High Road, London N2
A functional but carefully-designed post-war church with a concrete portal frame.
In the nineteenth century East Finchley Catholics attended Mass in the chapel of the Good Shepherd convent on East End Lane. In 1895, a disused Congregational Chapel on the corner of the High Road and Chapel Street, was acquired by Fr John Breen, the Good Shepherd chaplain, and a group of East Finchley Catholics. Hostile litigation delayed the opening but in 1898 the old chapel was registered as a Roman Catholic place of worship.
The old building was destroyed by a landmine which exploded nearby on the night of Friday, 15 November, 1940. Since the old site was considered too small for a new church, it was decided to build the new church on the grounds of the old presbytery at 279 High Road. Planning permission for a new church was given in 1951 and work started at once with the help of a grant from the War Damage Commission. The architects were Westmore and Sanders of Cheapside, in collaboration with Mrs G. M. Reeves; the builders were Dove Bros. of Islington. The new building was of functional design with concrete portal frames and red brick cladding and Roman tiles. The interior was also faced in brick, the floor was to be finished with blocks of polished Rhodesian teak. The then Rector of St Mary’s, Fr W.A. Joyce, disliked the simplicity of the redbrick sanctuary and described it as ‘utilitarian rather than ornamental’. In order to achieve what he described as ‘a happy combination of the two’, he decorated the sanctuary in Italian marble to match that of the altar, despite the objections of the architects. In the course of an extensive reordering in 1986-87 by Richard Hurley, the marble was removed. More recently a further reordering has been carried out by David Lyle.
The church is a functional structure of no particular style. It is not orientated and the east end lies to the west. The external walls are faced with wire-cut brick laid in Flemish bond, the roofs are covered with pantiles. The plan comprises a large west porch or narthex space and a broad aisleless nave. The building widens at the liturgical east end to house sacristies. The porch is a substantial pitched roofed structure which has a round-headed west door in a stone surround and three round-headed window openings on each side. The broad west gable of the nave itself is blind. The nave side walls are of six bays (the original design proposed seven bays) divided by pilaster strips and with a pair of round-headed windows in each bay. East of the nave the building widens and has small round-headed windows in the side walls and rectangular windows in the east end wall with a central doorway. The whole of the main building is covered by a broad shallow-pitched roof.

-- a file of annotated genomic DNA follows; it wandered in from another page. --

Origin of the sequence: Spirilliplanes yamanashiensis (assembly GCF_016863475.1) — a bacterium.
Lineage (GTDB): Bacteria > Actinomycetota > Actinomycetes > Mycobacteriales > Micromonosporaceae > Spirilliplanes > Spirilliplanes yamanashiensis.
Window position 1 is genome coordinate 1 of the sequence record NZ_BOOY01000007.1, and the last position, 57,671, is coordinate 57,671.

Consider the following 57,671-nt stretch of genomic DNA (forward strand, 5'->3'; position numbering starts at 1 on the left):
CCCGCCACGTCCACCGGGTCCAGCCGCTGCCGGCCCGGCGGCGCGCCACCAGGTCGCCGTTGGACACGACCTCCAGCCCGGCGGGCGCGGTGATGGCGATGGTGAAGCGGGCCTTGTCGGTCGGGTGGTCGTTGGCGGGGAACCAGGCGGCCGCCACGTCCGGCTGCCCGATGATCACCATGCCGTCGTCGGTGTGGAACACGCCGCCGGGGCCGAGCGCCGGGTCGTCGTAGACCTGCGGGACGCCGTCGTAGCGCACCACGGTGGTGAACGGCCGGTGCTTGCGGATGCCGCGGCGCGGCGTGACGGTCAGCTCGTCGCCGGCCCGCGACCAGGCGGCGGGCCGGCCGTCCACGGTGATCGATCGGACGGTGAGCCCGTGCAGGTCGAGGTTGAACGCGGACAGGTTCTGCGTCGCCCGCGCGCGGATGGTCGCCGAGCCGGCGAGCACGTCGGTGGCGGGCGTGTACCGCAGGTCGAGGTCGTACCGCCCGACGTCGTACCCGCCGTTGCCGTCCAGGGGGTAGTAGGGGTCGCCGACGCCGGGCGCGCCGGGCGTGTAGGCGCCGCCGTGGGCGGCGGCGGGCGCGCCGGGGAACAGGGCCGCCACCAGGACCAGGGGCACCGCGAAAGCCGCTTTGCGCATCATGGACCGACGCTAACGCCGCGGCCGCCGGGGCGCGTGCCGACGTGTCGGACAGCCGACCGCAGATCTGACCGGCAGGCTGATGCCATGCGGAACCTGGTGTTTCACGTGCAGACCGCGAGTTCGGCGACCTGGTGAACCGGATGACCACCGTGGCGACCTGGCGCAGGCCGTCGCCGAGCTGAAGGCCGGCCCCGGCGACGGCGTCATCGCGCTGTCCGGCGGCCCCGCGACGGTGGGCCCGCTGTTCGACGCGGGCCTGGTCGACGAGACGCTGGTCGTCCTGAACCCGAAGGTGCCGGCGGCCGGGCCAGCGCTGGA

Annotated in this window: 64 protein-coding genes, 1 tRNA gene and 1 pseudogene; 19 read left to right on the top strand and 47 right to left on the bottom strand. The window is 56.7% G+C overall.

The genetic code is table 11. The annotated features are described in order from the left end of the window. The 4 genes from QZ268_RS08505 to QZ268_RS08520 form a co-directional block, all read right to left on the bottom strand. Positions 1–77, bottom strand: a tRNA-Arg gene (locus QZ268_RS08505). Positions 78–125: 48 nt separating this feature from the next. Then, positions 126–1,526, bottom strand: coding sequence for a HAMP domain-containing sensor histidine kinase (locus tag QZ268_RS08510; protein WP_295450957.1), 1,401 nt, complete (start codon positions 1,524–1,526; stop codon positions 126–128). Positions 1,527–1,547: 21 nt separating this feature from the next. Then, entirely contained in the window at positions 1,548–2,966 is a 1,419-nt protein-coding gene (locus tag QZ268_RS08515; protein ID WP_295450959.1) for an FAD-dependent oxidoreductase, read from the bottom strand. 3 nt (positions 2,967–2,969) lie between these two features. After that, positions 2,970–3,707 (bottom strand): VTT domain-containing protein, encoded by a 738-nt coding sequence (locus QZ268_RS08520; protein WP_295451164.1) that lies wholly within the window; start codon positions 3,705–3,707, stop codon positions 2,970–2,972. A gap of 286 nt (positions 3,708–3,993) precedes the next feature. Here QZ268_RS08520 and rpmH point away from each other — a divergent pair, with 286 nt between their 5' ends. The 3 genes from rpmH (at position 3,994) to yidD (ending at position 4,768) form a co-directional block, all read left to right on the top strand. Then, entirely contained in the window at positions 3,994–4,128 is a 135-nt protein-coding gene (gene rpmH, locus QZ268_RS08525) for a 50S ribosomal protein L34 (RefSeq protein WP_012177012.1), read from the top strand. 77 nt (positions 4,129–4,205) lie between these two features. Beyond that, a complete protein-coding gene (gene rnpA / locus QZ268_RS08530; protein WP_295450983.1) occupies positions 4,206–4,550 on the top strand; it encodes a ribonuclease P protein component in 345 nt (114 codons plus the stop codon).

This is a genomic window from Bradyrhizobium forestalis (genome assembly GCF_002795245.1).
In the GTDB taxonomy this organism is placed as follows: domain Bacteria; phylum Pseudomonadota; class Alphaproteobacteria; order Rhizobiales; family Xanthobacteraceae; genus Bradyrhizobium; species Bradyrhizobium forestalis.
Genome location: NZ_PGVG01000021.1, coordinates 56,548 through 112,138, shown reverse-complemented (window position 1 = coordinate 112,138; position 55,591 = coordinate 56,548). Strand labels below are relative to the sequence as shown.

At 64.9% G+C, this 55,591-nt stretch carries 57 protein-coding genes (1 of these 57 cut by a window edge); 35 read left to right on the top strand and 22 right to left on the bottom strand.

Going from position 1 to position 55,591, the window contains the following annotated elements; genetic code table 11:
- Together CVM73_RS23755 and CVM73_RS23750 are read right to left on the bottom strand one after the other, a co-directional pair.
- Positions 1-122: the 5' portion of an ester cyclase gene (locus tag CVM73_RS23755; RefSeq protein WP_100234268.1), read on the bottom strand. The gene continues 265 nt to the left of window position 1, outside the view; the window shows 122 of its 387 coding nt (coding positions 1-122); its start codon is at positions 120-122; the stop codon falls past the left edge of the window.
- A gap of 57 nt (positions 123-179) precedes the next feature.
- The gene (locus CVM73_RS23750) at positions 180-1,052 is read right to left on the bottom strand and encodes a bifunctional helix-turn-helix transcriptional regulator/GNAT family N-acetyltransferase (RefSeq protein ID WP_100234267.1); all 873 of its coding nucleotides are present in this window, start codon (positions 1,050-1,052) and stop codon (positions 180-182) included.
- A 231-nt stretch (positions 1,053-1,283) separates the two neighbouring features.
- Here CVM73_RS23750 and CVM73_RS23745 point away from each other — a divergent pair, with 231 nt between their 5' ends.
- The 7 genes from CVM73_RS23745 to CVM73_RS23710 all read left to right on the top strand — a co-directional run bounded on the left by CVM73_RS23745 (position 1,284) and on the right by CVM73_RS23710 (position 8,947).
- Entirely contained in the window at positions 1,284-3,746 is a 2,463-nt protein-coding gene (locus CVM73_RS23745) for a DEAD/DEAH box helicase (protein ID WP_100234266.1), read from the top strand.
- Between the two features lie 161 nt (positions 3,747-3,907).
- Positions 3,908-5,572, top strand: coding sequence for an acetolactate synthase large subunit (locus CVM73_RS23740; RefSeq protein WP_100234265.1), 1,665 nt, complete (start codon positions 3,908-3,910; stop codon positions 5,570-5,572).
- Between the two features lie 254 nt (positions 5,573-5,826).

Internally the walls are of bare-faced brown brick and the concrete portal frames are exposed. The floor is teak parquet, the nave side windows clear-glazed. The liturgical west end wall has an arched door to the porch space with slit windows either side. In the east end wall is a parabolic arch to the apsidal sanctuary, flanked by much lower round arches to side altars. Fittings include the stone altar, carved by Angela Godfrey, and stained glass in the small south transept by Mark Angus, both installed in the 1980s.
Architect: Westmore and Sanders in collaboration with Mrs G. M. Reeves
Original Date: 1953
Conservation Area: No
Listed Grade: Not Listed